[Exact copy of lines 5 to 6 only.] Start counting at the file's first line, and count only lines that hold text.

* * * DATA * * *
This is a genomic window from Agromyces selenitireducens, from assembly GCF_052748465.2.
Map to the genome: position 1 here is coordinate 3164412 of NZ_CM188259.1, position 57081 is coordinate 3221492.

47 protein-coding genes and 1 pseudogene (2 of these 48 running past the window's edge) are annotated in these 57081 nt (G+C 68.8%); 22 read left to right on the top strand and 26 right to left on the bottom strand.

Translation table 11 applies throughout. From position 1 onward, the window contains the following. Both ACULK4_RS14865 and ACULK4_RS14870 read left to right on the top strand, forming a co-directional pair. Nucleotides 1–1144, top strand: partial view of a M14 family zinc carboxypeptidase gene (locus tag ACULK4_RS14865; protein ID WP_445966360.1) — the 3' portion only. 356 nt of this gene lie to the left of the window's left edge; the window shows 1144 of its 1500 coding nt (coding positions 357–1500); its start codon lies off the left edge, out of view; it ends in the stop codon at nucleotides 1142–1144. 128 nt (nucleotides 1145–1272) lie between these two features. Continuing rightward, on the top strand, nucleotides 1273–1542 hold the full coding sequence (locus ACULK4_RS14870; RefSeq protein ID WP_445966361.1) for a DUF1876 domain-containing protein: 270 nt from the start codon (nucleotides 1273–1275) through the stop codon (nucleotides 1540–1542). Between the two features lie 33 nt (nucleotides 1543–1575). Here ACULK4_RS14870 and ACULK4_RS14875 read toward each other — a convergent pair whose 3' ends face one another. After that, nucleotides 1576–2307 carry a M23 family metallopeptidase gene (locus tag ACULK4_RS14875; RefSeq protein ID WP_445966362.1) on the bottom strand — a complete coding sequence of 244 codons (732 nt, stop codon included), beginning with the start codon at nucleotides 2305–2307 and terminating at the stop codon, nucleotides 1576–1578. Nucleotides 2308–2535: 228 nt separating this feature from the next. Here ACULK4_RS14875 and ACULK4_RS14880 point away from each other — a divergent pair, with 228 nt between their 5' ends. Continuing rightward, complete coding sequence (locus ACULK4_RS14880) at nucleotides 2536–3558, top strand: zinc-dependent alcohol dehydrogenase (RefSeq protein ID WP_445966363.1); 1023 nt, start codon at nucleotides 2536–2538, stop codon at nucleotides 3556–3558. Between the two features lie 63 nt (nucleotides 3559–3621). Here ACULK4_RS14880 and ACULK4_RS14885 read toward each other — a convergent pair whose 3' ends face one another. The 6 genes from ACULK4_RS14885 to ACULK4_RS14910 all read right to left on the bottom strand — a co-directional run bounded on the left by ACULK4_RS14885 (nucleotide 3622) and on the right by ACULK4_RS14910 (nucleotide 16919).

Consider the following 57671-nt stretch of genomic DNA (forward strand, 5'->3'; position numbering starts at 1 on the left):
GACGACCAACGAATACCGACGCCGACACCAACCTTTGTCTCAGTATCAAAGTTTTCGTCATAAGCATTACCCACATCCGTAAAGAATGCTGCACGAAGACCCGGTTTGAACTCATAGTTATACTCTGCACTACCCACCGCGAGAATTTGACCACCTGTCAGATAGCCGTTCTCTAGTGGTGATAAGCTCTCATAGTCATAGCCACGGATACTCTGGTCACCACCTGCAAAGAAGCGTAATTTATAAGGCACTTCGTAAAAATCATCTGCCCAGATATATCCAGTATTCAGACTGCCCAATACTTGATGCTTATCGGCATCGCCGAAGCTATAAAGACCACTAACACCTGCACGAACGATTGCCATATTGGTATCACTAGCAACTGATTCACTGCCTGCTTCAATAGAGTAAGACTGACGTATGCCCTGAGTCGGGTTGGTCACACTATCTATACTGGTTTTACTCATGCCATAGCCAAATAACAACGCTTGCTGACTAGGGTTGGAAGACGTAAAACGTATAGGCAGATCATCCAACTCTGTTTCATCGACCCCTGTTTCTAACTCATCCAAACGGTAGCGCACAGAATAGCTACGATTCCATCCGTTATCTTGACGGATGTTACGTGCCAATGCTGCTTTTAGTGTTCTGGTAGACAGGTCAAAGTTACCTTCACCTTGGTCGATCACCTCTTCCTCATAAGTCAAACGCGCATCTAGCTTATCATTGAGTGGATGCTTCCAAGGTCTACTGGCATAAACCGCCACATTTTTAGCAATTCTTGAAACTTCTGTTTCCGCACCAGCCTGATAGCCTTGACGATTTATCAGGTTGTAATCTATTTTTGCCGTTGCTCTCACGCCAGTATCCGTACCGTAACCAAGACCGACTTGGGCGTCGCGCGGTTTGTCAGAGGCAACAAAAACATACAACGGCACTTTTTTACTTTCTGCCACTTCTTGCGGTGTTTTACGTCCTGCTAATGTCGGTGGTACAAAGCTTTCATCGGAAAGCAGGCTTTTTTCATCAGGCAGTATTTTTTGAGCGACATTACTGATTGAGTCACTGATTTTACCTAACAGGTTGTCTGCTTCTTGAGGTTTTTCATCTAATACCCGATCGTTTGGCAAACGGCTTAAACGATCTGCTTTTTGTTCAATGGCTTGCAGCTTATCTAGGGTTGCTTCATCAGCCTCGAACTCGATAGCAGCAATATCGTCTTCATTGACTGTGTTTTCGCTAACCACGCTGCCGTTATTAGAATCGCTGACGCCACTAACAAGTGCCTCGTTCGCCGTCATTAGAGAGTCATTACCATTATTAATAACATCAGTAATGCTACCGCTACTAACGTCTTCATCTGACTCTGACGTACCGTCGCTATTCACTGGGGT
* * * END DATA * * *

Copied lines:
Consider the following 57671-nt stretch of genomic DNA (forward strand, 5'->3'; position numbering starts at 1 on the left):
GACGACCAACGAATACCGACGCCGACACCAACCTTTGTCTCAGTATCAAAGTTTTCGTCATAAGCATTACCCACATCCGTAAAGAATGCTGCACGAAGACCCGGTTTGAACTCATAGTTATACTCTGCACTACCCACCGCGAGAATTTGACCACCTGTCAGATAGCCGTTCTCTAGTGGTGATAAGCTCTCATAGTCATAGCCACGGATACTCTGGTCACCACCTGCAAAGAAGCGTAATTTATAAGGCACTTCGTAAAAATCATCTGCCCAGATATATCCAGTATTCAGACTGCCCAATACTTGATGCTTATCGGCATCGCCGAAGCTATAAAGACCACTAACACCTGCACGAACGATTGCCATATTGGTATCACTAGCAACTGATTCACTGCCTGCTTCAATAGAGTAAGACTGACGTATGCCCTGAGTCGGGTTGGTCACACTATCTATACTGGTTTTACTCATGCCATAGCCAAATAACAACGCTTGCTGACTAGGGTTGGAAGACGTAAAACGTATAGGCAGATCATCCAACTCTGTTTCATCGACCCCTGTTTCTAACTCATCCAAACGGTAGCGCACAGAATAGCTACGATTCCATCCGTTATCTTGACGGATGTTACGTGCCAATGCTGCTTTTAGTGTTCTGGTAGACAGGTCAAAGTTACCTTCACCTTGGTCGATCACCTCTTCCTCATAAGTCAAACGCGCATCTAGCTTATCATTGAGTGGATGCTTCCAAGGTCTACTGGCATAAACCGCCACATTTTTAGCAATTCTTGAAACTTCTGTTTCCGCACCAGCCTGATAGCCTTGACGATTTATCAGGTTGTAATCTATTTTTGCCGTTGCTCTCACGCCAGTATCCGTACCGTAACCAAGACCGACTTGGGCGTCGCGCGGTTTGTCAGAGGCAACAAAAACATACAACGGCACTTTTTTACTTTCTGCCACTTCTTGCGGTGTTTTACGTCCTGCTAATGTCGGTGGTACAAAGCTTTCATCGGAAAGCAGGCTTTTTTCATCAGGCAGTATTTTTTGAGCGACATTACTGATTGAGTCACTGATTTTACCTAACAGGTTGTCTGCTTCTTGAGGTTTTTCATCTAATACCCGATCGTTTGGCAAACGGCTTAAACGATCTGCTTTTTGTTCAATGGCTTGCAGCTTATCTAGGGTTGCTTCATCAGCCTCGAACTCGATAGCAGCAATATCGTCTTCATTGACTGTGTTTTCGCTAACCACGCTGCCGTTATTAGAATCGCTGACGCCACTAACAAGTGCCTCGTTCGCCGTCATTAGAGAGTCATTACCATTATTAATAACATCAGTAATGCTACCGCTACTAACGTCTTCATCTGACTCTGACGTACCGTCGCTATTCACTGGGGT